Lillian Boyd, Dana Point Times
Dana Point City Council will head into the New Year and next decade with two military-affiliated members leading the elected body.
Richard Viczorek was appointed mayor in December for his second time, after serving in the role in 2018. Jamey Federico, a former Marine, was picked to be mayor pro tem.
After several years as an attorney in private practice, Viczorek joined the U.S. Marine Corps, serving two tours on active duty. He then entered the U.S. Marine Corps Reserve, where he continues to serve at the rank of Lieutenant Colonel. He has been mobilized three times and deployed once to Iraq.
In the Jan. 5, 2018 edition of Dana Point Times, Viczorek stated that homelessness in Dana Point is a main priority in community safety and health for that year.
“Dana Point’s City Council is united in rectifying an evolving and complicated issue,” Viczorek said in 2018. “I support the work being done by the recently revitalized Dana Point Homeless Task Force.”
Yet the issue of homelessness remained prevalent in Orange County through 2019 and will continue to make headlines in the New Year.
According to a Dana Point community survey’s results that were presented in 2019, “Homelessness is far and away the most serious issue in Dana Point.” The research company Fairbank, Maslin, Maullin, Metz & Associates (FM3) conducted and presented the survey during a council meeting.
“The issue of homelessness is such a large, wide-ranging issue,” Viczorek said. “It’s not just limited to cities. It’s countywide, it’s statewide.”
Cities are lower on the totem pole in that regard, Viczorek says.
“Dana Point has to deal with decisions that are made at the county and state level,” Viczorek said. “We, as a city, are aware of the decisions being made, and are doing everything we can, which includes contracting with Mercy House and F.A.M., and making sure our police have the resources they need when dealing with homelessness and enforcing the law.”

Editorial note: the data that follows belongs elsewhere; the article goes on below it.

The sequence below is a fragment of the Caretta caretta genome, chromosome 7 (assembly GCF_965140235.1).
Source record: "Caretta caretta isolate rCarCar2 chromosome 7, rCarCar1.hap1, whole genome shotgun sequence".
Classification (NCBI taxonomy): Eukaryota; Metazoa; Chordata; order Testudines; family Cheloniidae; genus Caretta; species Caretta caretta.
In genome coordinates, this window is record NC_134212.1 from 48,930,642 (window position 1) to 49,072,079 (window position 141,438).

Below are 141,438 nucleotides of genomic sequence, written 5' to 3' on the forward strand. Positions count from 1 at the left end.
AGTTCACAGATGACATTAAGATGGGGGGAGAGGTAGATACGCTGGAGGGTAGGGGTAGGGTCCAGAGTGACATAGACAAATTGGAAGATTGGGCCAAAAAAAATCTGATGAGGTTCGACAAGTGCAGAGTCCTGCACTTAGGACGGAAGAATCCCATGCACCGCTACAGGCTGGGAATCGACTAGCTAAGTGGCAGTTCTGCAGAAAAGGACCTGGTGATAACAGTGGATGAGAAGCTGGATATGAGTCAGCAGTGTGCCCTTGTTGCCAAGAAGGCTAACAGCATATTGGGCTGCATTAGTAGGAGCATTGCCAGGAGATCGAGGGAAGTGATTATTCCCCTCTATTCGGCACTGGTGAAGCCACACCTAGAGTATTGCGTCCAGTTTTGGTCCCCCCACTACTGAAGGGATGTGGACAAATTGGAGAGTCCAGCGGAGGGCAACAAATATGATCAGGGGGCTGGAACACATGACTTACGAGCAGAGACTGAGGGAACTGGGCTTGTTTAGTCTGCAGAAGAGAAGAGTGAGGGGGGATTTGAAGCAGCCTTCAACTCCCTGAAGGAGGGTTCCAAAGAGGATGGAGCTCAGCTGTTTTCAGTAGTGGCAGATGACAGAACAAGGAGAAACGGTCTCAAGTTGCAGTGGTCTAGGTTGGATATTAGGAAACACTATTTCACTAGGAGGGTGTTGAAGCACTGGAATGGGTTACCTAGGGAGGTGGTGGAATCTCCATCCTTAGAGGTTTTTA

He added that the city will have to see if it can get more help from the county and state, in the wake of the U.S. Supreme Court’s denial to hear Martin v. City of Boise.
The Boise ruling is a landmark homelessness case that has prohibited cities from enforcing anti-camping ordinances if they don’t provide shelters.
In the Supreme Court’s list of orders on pending cases released on Monday, Dec. 16, it denied a request from the city of Boise, Idaho for the higher court to review the case, which challenges the Ninth Circuit Court of Appeals’ ruling from April 2018.
The federal appeals court held that city ordinances barring the homeless from camping in public spaces and parks when no shelter beds have been offered or provided constitutes “cruel and unusual punishment” under the nation’s Eighth Amendment.
After the Ninth Circuit Court denied Boise’s request for a rehearing this past April, the city filed its petition for a writ of certiorari with the Supreme Court over the summer, eliciting an influx of support from several cities, including San Clemente, Dana Point and San Juan Capistrano, as well as other Southern California municipalities.
According to the 2019 Year-to-Date Homeless Statistics report conducted by the city, there was a total of 98 individuals with whom outreach coordinators had made contact. A total of 16 people received some form of housing as a result of that outreach. Public Works crews have also spent a total of 340 hours addressing abandoned property and engaging with homeless individuals.